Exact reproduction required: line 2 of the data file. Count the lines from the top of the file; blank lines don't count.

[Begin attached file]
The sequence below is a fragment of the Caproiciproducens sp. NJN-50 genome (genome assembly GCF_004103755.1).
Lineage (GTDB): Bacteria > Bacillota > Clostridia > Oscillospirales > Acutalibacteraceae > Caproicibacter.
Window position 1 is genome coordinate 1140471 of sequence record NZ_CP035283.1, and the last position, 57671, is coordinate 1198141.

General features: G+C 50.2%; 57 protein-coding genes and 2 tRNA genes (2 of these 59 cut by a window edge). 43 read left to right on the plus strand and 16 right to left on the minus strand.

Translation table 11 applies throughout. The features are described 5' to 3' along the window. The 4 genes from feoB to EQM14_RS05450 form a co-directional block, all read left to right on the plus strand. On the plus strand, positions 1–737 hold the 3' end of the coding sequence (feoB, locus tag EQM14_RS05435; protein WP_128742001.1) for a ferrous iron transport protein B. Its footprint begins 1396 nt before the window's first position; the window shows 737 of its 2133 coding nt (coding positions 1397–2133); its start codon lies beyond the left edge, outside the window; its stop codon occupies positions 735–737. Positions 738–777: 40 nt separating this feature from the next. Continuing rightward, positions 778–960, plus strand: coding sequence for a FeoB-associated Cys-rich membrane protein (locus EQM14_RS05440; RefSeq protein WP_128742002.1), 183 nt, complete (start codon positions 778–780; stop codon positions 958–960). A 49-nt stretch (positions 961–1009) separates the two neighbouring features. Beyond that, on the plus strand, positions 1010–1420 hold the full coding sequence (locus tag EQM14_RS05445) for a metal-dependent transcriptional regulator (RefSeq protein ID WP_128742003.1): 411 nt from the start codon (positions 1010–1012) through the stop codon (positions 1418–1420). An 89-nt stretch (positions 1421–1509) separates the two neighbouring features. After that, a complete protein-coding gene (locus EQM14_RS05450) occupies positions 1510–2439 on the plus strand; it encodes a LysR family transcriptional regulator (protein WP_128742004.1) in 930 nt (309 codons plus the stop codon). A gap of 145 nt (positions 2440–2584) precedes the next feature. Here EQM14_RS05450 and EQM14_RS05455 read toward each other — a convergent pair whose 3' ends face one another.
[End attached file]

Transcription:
Lineage (GTDB): Bacteria > Bacillota > Clostridia > Oscillospirales > Acutalibacteraceae > Caproicibacter.